Women, Equality and the Bible

Women and our equal status in society appear to be at risk. It feels as if it is a perilous time for those of us who battled in the workplace, in the home, and in church for equality and felt some measure of success. Purportedly we are equal under the law; we have equal opportunity, if not pay; we can own property and have our own bank accounts. And, until recently it felt as if we had the right to choose our own preventive care.

When I was in my early 20’s it was not an issue of whether I could get contraceptives. My insurance covered it. It allowed me to plan for when I wished to have a family. Later, I used contraceptives to prevent pregnancy because I was told that another pregnancy would be fatal to me. I did not question the pills availability to me. It never occurred to me that it could be taken away as an affordable option. For many of us, we could not have afforded the full cost of our monthly prescription because of our financial status. In my case, we were on the edge financially and thus it was so very important that it be an option for us.

The language and the posturing of men during this debate regarding a woman’s right to plan her life and have some semblance of control in her life, is filled with the bluster of men who simply do not understand the consequences of their point of view.

It appears to me that for many men, their decision is based on the biblical point of view – that women are property, are meant to be breeders, and are servants. While Genesis says that Eve was to be a companion to Adam, there are those who interpret that as ‘less than.’ Why would the Bible so clearly relegate women to positions of inferiority?

It was 2500 years ago. The Bible was redacted or compiled during a time when the identity of a tribe was truly at risk. The Babylonians had conquered the people of Israel and had transported any who were leaders and their families to Babylon. It was the way many conquerors integrated the conquered…by creating a melting pot diffusing any unique tribal identity. In the case of Babylonia they even promoted Israelites into the power structure of their communities. But the Israelites didn’t want their tribal identity diminished, so they decided to formalize or concretize the oral history of their people into a set of books that would then define who they were and the values they held.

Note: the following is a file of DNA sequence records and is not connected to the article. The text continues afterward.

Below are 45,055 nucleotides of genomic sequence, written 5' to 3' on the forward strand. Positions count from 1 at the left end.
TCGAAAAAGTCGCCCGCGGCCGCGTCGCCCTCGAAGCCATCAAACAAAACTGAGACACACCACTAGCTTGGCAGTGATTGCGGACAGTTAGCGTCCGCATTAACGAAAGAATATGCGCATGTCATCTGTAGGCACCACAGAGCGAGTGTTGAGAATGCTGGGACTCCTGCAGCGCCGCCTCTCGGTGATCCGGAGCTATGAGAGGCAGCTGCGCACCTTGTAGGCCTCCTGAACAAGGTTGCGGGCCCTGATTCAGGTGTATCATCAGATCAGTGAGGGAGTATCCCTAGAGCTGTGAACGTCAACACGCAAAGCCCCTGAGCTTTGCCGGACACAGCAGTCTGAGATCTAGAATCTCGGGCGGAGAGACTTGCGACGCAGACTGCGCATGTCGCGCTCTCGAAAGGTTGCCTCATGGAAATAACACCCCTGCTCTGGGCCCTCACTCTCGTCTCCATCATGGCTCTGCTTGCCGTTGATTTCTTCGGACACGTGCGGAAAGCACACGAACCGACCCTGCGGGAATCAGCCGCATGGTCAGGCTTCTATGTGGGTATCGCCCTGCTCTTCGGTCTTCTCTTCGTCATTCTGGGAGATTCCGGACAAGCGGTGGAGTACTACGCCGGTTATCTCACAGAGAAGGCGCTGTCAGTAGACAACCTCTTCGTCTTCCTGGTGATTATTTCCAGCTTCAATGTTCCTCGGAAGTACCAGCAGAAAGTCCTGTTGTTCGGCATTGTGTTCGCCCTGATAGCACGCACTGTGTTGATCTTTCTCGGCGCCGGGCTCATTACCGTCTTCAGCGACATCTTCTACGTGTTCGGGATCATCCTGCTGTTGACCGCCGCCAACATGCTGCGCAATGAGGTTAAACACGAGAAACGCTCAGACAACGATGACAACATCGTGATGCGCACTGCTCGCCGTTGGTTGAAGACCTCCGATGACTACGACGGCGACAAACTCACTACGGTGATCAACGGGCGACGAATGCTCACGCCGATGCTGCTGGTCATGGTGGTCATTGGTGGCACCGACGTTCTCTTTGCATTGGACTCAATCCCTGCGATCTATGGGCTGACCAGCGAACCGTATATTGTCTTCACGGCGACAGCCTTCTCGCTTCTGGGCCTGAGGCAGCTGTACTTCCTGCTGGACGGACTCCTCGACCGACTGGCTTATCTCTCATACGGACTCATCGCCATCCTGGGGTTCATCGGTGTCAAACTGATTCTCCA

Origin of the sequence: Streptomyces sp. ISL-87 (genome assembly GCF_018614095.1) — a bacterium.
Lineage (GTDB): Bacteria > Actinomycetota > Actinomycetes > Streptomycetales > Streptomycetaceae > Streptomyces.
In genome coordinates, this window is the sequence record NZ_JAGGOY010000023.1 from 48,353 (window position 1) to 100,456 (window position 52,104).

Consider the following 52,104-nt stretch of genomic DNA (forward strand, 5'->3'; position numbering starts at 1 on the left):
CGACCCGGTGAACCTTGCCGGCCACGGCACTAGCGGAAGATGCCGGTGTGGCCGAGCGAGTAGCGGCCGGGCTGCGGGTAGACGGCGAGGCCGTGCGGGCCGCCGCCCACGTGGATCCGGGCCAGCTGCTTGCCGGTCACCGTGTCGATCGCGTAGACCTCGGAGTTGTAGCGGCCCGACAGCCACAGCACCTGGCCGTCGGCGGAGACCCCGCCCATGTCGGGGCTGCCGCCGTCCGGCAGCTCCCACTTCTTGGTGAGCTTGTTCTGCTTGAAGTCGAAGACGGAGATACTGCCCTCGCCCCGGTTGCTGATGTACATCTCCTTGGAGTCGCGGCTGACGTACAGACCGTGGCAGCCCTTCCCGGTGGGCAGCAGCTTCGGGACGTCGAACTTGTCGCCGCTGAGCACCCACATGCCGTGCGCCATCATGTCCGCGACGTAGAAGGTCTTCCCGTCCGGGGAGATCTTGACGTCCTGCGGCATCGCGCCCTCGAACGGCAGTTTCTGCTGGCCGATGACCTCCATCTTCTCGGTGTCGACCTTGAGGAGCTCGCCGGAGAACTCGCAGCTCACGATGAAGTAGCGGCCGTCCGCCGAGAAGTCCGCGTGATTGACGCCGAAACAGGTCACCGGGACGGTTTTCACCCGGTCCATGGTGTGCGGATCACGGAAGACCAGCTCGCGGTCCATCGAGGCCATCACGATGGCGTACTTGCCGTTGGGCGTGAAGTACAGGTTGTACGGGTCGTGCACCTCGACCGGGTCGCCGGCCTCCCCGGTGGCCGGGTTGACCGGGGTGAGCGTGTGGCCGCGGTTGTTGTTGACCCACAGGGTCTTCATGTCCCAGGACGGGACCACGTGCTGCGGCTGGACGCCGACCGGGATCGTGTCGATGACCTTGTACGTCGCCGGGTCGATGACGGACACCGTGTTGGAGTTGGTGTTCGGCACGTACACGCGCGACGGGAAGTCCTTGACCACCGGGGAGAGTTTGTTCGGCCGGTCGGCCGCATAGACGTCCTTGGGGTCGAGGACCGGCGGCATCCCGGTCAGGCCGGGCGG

And, as those in power write the history, frame the history in their own personal context, the Hebrew Bible was written by the patriarchs – men. As a result, instead of viewing their history holistically, it was written from the perspective of the importance of the maintenance of the male dominant tribe. Women were not at the forefront of their consciousness. As a result, women were considered accessories after the fact, not the primary focus.

We can not consider the current situation without trying to understand the foundations for how women are treated in our Judeo-Christian ethically based culture. We are constrained by those ethics. We need to progress out of those ethics if we are to progress as a human race. Until we recognize the power of women as individuals, until we grant them not only a place at the table but an equal place at the table, the human race remains at risk – for if we only address the issues of half of the race, the other half is diminished and, therefore, puts our humanity as a whole at risk.